It has been a milestone year for the digital analytics industry. For one, IDC predicted that the 'big data and analytics' market will reach US$125 billion in hardware, software and services revenue, while Forbes estimated that companies will spend an average of $7.4 million on data-driven initiatives.
Notably, Forbes also estimates that the “professional services-to-technology ratio will also increase 25 percent this year”, suggesting that the focus is shifting from technology to people. Optimal Ways CEO Nicolas Mal agrees; he predicted “the focus [of digital analytics] will shift to the management and communication of digital data within companies”.
This points to an important trend in the digital analytics industry. That is, many organisations today seem to be less constrained by the choice of which solution, platform or architecture best suits their needs as they are stifled by how to find and nurture the right talent to succeed with analytics. And this issue isn’t limited to big-data analytics. No matter what volume, velocity or structure of data you’re working with, the issue for many business leaders is the same, “How can I use the data I have to make impactful business decisions?”In my opinion, what seems to be missing from most conversations related to analytics talent today is the role of communication, or more specifically, storytelling.
Why does data need a storyteller?
The concept of telling a story based on data is not new. The proposed marriage of strong communication skills with deep technical and statistical understanding can be traced back to the emergence of the data scientist. In 2012, Thomas Davenport described this role as one that requires not only programming and statistical smarts, but also someone who can “communicate in language that all their stakeholders understand... [and who can] demonstrate the special skills involved in storytelling with data, whether verbally, visually, or—ideally—both.”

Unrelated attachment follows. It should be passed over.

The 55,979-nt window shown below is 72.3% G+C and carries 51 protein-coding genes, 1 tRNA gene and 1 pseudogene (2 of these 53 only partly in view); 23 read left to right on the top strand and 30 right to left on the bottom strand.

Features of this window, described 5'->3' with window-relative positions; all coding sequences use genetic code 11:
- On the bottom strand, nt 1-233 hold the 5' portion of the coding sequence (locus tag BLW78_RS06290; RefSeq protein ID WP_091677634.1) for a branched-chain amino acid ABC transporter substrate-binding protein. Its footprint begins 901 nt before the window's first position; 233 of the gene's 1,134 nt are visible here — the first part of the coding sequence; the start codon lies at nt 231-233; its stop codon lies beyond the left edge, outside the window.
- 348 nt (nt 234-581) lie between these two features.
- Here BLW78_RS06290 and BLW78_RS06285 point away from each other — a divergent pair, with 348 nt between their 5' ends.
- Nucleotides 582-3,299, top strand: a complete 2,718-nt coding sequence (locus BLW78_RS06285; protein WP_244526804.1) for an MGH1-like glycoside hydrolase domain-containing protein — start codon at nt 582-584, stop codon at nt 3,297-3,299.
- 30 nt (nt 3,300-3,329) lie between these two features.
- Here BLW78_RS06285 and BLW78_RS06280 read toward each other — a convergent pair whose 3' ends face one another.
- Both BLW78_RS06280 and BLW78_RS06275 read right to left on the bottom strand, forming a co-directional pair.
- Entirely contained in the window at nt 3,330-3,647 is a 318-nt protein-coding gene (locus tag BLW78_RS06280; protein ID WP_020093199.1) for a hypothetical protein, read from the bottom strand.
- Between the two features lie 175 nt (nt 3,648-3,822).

In Nancy Duarte’s book, Resonate, she explores what it takes to be a great communicator in business. She makes a great case for why facts or data alone are often not enough to convince decision makers to follow a particular course of action. In particular, she highlights that the information you present needs to incite an emotional response from the audience in order for it to resonate.
Google’s Analytics Advocate Daniel Waisberg also touched on the importance of storytelling when using data to drive strategic decision-making. In a 2013 article titled "Tell a Meaningful Story With Data", Waisberg says, “most organisations recognise that being a successful, data- driven company requires skilled developers and analysts, [but few] grasp how to use data to tell a meaningful story that resonates both intellectually and emotionally with an audience”.
Interestingly, both Waisberg and Duarte mention the importance of triggering an emotional response from your audience when communicating through data.
When it comes to data driven decision-making, organisations don’t need data. They need insight. Data is simply a means to an end. It’s the raw, unrefined material that you use to obtain insight which has business value. But insight alone often isn’t enough to convince a boardroom or stakeholder; you need to consider how to communicate the insight to your audience, and the best way to do this is through a great story. This is something I’ve witnessed time and time again, where a killer insight, which has the potential to transform the business, falls flat because of poor presentation.
In the past, industry practitioners have loosely referred to people who use data to communicate a point of view or course of action in business as data storytellers. I find this moniker somewhat lacking as it doesn’t quite capture the full range of skills needed to be an effective storyteller in the field of digital analytics. As such, I prefer to refer to these analytical superstars as 'empirical storytellers'. For me, empirical storytelling effectively captures the intersection at which the art of eliciting an emotional response meets the science of analytics.